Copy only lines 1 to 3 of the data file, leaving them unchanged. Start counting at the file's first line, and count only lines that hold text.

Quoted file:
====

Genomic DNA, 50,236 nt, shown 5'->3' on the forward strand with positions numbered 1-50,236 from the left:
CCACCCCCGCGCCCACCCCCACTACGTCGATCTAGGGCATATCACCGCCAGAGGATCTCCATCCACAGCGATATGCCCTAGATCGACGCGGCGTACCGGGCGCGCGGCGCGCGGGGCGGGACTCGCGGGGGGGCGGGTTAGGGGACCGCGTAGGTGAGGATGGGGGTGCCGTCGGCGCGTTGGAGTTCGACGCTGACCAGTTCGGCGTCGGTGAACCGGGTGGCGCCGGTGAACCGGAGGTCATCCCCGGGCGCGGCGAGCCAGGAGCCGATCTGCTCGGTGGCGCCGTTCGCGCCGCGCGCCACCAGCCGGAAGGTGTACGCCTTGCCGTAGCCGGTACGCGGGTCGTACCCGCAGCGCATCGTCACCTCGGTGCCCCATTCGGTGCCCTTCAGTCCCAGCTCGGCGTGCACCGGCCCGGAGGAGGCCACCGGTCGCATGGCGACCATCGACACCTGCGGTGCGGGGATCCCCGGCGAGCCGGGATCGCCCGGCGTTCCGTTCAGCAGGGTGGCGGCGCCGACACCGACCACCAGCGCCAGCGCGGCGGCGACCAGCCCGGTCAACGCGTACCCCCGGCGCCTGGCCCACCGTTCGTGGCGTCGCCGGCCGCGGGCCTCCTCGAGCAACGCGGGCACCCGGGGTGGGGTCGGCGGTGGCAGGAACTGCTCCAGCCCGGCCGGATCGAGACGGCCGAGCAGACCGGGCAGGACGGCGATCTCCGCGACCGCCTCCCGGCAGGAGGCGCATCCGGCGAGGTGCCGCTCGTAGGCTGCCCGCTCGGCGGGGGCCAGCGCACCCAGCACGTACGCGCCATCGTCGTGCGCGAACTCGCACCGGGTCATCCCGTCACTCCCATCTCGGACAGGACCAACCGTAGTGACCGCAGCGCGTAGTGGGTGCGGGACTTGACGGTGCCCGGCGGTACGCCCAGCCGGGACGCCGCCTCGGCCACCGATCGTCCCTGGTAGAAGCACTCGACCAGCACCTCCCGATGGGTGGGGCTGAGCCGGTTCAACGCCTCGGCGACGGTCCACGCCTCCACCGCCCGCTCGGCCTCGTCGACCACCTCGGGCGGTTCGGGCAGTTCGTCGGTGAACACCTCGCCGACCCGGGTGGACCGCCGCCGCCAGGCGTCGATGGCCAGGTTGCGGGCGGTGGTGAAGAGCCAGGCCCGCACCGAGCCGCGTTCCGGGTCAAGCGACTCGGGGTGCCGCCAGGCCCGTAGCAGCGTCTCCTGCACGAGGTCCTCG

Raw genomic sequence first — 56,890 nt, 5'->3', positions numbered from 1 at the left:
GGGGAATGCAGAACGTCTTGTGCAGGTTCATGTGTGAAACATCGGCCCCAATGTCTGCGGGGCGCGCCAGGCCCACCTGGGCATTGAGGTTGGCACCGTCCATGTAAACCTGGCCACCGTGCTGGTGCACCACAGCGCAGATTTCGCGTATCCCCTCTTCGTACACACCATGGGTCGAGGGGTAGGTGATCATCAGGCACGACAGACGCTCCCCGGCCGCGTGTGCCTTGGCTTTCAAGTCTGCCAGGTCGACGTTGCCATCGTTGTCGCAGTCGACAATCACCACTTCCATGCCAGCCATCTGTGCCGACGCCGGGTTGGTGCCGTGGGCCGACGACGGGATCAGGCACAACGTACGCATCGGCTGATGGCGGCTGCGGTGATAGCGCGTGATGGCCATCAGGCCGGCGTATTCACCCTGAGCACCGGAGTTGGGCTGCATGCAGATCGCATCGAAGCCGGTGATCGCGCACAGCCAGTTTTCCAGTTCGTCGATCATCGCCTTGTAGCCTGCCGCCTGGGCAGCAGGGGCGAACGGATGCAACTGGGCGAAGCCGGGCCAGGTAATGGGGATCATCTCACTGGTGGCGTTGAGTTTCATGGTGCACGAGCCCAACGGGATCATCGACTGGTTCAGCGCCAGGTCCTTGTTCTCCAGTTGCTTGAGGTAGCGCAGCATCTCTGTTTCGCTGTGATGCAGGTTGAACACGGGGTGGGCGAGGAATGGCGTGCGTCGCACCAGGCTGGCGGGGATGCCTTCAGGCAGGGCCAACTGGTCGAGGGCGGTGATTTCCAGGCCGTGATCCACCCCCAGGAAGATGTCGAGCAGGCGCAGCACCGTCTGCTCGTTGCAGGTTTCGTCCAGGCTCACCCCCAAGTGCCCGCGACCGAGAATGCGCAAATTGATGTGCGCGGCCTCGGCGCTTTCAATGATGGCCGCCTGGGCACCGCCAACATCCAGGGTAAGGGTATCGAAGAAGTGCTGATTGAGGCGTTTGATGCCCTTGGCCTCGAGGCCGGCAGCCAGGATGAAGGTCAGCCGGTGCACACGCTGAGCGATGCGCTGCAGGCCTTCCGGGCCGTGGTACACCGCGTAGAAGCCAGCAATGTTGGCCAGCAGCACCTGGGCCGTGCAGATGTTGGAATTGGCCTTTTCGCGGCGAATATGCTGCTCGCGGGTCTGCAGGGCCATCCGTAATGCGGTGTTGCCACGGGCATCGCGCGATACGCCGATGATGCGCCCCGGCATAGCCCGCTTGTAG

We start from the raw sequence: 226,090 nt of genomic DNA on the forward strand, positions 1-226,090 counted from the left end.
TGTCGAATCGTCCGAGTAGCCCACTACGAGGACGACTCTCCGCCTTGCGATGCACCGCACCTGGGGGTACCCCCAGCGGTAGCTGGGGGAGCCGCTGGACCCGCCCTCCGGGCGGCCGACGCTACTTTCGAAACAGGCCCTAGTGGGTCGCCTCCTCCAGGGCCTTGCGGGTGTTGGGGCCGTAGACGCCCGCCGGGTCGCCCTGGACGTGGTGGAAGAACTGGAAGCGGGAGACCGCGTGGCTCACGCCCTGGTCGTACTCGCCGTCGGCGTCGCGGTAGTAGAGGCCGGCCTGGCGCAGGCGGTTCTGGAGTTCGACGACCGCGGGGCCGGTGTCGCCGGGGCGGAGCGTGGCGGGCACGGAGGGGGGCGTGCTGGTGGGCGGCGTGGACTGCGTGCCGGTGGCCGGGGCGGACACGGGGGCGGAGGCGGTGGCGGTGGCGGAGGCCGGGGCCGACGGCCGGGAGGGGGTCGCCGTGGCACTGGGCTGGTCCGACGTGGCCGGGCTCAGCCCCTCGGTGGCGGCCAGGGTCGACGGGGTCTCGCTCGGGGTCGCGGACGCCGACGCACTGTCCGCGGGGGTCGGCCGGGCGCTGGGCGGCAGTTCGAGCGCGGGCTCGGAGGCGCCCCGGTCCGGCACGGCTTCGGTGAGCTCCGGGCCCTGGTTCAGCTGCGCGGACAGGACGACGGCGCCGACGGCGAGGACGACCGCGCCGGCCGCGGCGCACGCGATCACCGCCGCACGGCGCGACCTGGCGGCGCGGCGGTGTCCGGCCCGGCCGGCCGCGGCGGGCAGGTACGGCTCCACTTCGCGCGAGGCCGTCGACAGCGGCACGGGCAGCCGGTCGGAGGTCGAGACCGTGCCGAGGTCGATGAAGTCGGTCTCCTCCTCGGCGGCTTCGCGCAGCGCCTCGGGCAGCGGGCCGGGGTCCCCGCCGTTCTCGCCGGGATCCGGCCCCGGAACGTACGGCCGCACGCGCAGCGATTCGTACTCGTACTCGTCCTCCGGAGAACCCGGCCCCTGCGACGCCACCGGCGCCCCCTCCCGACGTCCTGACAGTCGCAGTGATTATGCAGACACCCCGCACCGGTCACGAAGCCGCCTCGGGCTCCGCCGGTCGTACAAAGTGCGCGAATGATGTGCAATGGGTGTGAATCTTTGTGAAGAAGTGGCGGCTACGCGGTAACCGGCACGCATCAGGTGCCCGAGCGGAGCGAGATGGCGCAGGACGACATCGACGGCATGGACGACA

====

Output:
Genomic DNA, 50,236 nt, shown 5'->3' on the forward strand with positions numbered 1-50,236 from the left:
CCACCCCCGCGCCCACCCCCACTACGTCGATCTAGGGCATATCACCGCCAGAGGATCTCCATCCACAGCGATATGCCCTAGATCGACGCGGCGTACCGGGCGCGCGGCGCGCGGGGCGGGACTCGCGGGGGGGCGGGTTAGGGGACCGCGTAGGTGAGGATGGGGGTGCCGTCGGCGCGTTGGAGTTCGACGCTGACCAGTTCGGCGTCGGTGAACCGGGTGGCGCCGGTGAACCGGAGGTCATCCCCGGGCGCGGCGAGCCAGGAGCCGATCTGCTCGGTGGCGCCGTTCGCGCCGCGCGCCACCAGCCGGAAGGTGTACGCCTTGCCGTAGCCGGTACGCGGGTCGTACCCGCAGCGCATCGTCACCTCGGTGCCCCATTCGGTGCCCTTCAGTCCCAGCTCGGCGTGCACCGGCCCGGAGGAGGCCACCGGTCGCATGGCGACCATCGACACCTGCGGTGCGGGGATCCCCGGCGAGCCGGGATCGCCCGGCGTTCCGTTCAGCAGGGTGGCGGCGCCGACACCGACCACCAGCGCCAGCGCGGCGGCGACCAGCCCGGTCAACGCGTACCCCCGGCGCCTGGCCCACCGTTCGTGGCGTCGCCGGCCGCGGGCCTCCTCGAGCAACGCGGGCACCCGGGGTGGGGTCGGCGGTGGCAGGAACTGCTCCAGCCCGGCCGGATCGAGACGGCCGAGCAGACCGGGCAGGACGGCGATCTCCGCGACCGCCTCCCGGCAGGAGGCGCATCCGGCGAGGTGCCGCTCGTAGGCTGCCCGCTCGGCGGGGGCCAGCGCACCCAGCACGTACGCGCCATCGTCGTGCGCGAACTCGCACCGGGTCATCCCGTCACTCCCATCTCGGACAGGACCAACCGTAGTGACCGCAGCGCGTAGTGGGTGCGGGACTTGACGGTGCCCGGCGGTACGCCCAGCCGGGACGCCGCCTCGGCCACCGATCGTCCCTGGTAGAAGCACTCGACCAGCACCTCCCGATGGGTGGGGCTGAGCCGGTTCAACGCCTCGGCGACGGTCCACGCCTCCACCGCCCGCTCGGCCTCGTCGACCACCTCGGGCGGTTCGGGCAGTTCGTCGGTGAACACCTCGCCGACCCGGGTGGACCGCCGCCGCCAGGCGTCGATGGCCAGGTTGCGGGCGGTGGTGAAGAGCCAGGCCCGCACCGAGCCGCGTTCCGGGTCAAGCGACTCGGGGTGCCGCCAGGCCCGTAGCAGCGTCTCCTGCACGAGGTCCTCG

Raw genomic sequence first — 56,890 nt, 5'->3', positions numbered from 1 at the left: